2. Unexpected announcement: The Patriots surprised many by announcing their intention to hire an offensive coordinator. Since when has the organization become so transparent? My take is that it made sense on multiple fronts: It was a way for Belichick to publicly acknowledge his 2022 miscalculation (he had said if it didn’t work out to blame him) and move forward; it was a way for the Patriots to decisively declare to the NFL that there won’t be a repeat of last year’s process, and the Rooney Rule will be followed; it was a way for owner Robert Kraft to communicate directly with fans, with a hopeful message that things will be different in 2023.
3. Mayo’s future: Likewise, the team’s announcement that it was negotiating with linebackers coach Jerod Mayo on an extension that would keep him with the team long term was unprecedented. Belichick has said that he isn’t big on titles, but it will be notable what he has in mind for Mayo. The last time Belichick had an assistant head coach on the masthead was 2013 with Dante Scarnecchia.
4. Pick No. 14: The Patriots have the 14th pick of the first round as a result of their 8-9 finish. If they keep the pick, it will be the fourth-highest selection in Belichick’s 24-year tenure -- behind only DL Richard Seymour (No. 6 in 2001), DL Ty Warren (No. 13 in 2003) and Mayo (No. 10, 2008, trade from 49ers). One view of their current top needs: OT, CB, WR.
5. Judon follow-up: Patriots outside linebacker Matthew Judon finished sixth in the Associated Press All-Pro voting at edge rusher, behind Nick Bosa, Micah Parsons, Myles Garrett, Haason Reddick and Maxx Crosby. That’s a loaded position -- especially with Parsons part of it after being listed as a linebacker last year -- and here’s one respected voter’s viewpoint on Judon: “He would’ve gotten my vote if he finished stronger down the stretch.”
6. Uche’s power: Third-year defensive end Josh Uche played 33.1% of the defensive snaps this season in his niche pass-rushing role, up from 21.3% the season before. His 11.5 sacks were a major increase from three in 2021, and Belichick shared insight on one reason for the spike.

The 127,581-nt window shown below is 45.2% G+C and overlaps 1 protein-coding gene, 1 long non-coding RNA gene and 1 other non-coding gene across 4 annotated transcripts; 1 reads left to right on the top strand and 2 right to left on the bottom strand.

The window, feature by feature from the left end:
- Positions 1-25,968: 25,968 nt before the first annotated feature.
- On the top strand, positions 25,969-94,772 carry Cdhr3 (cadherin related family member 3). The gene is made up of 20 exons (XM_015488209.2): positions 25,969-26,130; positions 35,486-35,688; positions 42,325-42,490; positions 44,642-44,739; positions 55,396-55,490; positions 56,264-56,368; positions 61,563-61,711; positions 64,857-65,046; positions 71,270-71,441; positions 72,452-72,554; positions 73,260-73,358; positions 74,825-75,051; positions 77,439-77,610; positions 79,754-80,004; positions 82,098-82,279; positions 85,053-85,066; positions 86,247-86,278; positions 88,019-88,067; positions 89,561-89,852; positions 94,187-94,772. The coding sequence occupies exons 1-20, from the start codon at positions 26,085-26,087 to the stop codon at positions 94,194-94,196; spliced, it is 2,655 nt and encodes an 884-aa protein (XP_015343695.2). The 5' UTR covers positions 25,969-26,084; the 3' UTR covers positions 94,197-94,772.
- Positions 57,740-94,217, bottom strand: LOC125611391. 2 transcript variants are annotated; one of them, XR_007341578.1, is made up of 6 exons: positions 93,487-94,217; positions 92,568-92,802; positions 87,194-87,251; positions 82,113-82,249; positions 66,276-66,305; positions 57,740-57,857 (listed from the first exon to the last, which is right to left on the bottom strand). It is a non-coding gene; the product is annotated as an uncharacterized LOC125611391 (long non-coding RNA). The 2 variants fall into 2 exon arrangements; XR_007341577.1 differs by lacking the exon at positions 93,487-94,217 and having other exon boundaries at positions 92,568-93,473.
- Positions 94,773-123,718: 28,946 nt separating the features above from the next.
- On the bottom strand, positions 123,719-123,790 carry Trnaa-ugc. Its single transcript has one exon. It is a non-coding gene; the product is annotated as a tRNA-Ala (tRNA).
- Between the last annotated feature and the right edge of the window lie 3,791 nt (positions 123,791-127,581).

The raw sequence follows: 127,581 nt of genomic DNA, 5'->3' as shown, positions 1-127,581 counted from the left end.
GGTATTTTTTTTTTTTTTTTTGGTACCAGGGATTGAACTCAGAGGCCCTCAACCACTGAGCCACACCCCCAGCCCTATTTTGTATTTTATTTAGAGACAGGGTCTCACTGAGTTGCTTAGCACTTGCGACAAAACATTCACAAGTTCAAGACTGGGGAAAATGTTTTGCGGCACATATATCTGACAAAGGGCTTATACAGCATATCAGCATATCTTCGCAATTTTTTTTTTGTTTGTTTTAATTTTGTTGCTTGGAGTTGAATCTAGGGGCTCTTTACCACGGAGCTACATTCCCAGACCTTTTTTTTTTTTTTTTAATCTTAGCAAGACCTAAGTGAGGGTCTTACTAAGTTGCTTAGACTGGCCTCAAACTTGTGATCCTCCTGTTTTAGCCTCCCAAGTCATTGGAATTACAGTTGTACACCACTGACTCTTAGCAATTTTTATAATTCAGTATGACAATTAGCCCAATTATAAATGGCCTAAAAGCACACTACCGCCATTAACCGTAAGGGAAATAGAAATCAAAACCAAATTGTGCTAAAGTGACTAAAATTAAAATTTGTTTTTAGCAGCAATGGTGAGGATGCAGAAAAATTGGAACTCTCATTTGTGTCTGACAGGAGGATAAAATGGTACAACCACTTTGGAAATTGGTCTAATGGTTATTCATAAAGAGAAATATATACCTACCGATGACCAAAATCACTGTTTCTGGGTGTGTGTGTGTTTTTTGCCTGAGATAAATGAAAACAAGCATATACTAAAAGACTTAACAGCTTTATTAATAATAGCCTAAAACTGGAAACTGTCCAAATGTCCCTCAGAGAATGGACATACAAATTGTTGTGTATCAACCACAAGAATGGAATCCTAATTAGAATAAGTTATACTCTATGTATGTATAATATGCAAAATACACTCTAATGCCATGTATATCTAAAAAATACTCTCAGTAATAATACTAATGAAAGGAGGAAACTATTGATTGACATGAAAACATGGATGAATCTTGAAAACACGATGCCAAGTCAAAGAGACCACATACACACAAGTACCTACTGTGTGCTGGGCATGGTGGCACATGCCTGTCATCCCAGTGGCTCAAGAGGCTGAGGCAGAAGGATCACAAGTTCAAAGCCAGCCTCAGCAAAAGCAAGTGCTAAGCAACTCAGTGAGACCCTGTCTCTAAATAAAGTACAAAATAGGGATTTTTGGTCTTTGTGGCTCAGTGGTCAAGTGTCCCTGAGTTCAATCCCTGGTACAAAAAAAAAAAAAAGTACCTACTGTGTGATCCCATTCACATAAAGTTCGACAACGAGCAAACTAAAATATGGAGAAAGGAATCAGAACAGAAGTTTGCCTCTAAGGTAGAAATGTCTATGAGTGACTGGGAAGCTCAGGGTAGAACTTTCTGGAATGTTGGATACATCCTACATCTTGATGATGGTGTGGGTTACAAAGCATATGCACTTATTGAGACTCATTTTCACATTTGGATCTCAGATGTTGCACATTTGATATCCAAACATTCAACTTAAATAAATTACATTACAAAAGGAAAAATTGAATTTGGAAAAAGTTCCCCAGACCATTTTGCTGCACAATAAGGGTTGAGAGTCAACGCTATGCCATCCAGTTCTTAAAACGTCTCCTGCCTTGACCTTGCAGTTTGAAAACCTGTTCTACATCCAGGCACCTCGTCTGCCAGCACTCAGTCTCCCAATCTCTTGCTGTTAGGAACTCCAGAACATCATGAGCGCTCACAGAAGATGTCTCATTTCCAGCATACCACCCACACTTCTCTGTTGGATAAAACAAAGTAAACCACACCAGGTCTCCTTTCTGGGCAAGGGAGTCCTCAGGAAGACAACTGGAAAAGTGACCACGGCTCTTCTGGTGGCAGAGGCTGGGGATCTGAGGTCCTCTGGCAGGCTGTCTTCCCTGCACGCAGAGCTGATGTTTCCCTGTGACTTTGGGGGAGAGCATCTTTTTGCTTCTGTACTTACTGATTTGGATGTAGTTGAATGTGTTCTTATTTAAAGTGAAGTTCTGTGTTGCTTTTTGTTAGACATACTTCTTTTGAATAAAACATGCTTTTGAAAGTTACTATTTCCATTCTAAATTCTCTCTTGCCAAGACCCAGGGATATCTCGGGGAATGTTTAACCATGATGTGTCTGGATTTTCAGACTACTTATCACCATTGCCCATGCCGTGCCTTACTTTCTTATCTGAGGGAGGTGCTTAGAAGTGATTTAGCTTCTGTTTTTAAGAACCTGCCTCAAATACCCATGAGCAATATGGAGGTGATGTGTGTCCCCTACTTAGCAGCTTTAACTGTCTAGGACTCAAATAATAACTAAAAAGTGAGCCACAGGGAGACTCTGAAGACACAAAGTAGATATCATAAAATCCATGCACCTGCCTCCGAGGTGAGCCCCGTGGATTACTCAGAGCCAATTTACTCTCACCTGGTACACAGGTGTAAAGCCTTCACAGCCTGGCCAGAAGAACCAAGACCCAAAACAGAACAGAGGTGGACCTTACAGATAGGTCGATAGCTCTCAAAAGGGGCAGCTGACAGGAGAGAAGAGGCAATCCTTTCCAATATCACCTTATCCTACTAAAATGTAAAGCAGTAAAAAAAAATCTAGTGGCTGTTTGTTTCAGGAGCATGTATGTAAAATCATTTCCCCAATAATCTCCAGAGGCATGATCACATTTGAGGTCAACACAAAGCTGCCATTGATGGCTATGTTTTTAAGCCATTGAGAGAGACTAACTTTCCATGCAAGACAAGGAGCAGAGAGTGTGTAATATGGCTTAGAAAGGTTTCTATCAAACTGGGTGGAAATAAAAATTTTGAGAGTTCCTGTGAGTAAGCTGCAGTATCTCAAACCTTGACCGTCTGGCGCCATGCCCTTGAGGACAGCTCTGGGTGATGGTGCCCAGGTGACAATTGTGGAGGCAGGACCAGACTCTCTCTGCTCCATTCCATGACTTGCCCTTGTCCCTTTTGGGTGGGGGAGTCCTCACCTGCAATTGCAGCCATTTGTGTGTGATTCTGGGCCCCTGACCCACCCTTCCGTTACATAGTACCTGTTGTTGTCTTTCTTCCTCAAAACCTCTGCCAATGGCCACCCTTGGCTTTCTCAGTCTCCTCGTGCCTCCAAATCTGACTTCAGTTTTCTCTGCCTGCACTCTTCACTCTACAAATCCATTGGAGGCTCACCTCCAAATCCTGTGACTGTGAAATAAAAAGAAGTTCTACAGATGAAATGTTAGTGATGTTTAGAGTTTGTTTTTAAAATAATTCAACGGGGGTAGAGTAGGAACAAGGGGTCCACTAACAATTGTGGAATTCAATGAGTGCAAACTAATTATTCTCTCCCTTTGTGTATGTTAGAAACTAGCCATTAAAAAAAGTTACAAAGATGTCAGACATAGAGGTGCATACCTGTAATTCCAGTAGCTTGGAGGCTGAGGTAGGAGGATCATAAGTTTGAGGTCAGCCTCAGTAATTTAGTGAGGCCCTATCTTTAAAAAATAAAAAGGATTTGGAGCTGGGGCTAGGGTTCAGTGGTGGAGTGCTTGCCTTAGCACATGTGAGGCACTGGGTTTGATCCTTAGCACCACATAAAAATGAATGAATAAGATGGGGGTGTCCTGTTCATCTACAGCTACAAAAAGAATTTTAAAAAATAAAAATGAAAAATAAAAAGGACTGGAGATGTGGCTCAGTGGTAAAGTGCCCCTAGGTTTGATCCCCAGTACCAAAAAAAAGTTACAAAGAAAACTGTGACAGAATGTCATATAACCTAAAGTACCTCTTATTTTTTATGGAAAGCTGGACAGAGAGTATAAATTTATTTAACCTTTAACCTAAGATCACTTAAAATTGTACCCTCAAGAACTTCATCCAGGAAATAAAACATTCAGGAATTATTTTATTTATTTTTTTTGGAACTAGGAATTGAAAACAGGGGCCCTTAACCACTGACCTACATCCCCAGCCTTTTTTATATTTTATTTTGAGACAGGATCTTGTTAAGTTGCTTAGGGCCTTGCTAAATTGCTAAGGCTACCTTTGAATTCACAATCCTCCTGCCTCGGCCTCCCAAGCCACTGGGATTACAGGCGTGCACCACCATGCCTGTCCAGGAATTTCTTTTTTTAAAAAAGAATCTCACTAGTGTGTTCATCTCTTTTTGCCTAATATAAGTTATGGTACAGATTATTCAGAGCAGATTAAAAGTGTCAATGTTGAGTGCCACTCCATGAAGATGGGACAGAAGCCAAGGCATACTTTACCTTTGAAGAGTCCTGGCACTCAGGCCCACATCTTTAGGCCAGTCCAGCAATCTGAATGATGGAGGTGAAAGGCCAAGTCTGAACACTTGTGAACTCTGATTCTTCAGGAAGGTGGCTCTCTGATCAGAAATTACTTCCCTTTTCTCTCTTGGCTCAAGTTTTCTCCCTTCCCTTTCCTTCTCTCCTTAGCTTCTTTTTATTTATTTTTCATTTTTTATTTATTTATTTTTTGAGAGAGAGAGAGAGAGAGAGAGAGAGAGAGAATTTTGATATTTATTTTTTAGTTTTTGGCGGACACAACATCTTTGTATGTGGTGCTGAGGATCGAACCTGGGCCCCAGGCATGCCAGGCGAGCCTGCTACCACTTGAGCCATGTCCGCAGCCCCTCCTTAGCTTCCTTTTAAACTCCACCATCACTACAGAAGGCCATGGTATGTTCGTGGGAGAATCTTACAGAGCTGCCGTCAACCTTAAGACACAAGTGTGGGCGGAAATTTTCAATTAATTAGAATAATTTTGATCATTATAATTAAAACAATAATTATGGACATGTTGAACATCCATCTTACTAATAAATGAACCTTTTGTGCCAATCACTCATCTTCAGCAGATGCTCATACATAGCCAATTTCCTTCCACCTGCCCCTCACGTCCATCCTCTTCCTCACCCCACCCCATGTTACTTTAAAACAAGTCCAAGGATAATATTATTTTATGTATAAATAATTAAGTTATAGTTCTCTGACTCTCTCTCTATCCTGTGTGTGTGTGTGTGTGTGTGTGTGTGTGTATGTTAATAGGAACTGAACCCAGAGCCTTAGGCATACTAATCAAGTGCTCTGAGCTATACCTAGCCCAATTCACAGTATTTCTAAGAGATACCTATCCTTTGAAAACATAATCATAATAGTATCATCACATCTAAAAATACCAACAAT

“He’s developed more of a power rush,” Belichick said on the "Patriots All Access" television show. “He has some good power rushes that allow him to take advantage of his quickness, and his ability to come up-and-under and dip inside, and those kind of things. If the tackles are too soft on him, he’ll just power them back into the quarterback. That’s really worked well for him as a change-up this year.”
7. Onwenu’s solid season: Patriots starting right guard Mike Onwenu was on pace to play every snap this season before the fourth quarter of Sunday’s season-finale against the Bills, when center David Andrews was pushed down in the back of his legs. That knocked Onwenu out for six snaps, which was the only time he missed this season, as he checked in with a 99.4% clip. Onwenu, who finished third in AP All-Pro voting behind Dallas’ Zack Martin and Atlanta’s Chris Lindstrom, enters the last year of his contract.
8. Did You Know, Part I: The Patriots finished with 54 sacks, the most in Belichick’s tenure and fifth most in team history.
9. Did You Know, Part II: The Patriots had never allowed more than two touchdowns of 40-plus yards in a game under Belichick prior to the 2022 season finale when they surrendered four of them (101, 96, 49 and 42 yards) to the Bills.
10. Did You Know, Part III: Quarterback Tom Brady, who leads the Buccaneers into action against the visiting Cowboys on Monday night (8:15 p.m. ET, ABC/ESPN/ESPN2/ESPN+), has 35 career playoff wins. That’s the same total as the Cowboys franchise. Only the Patriots (37), Steelers (36) and Packers (36) have more all-time playoff wins.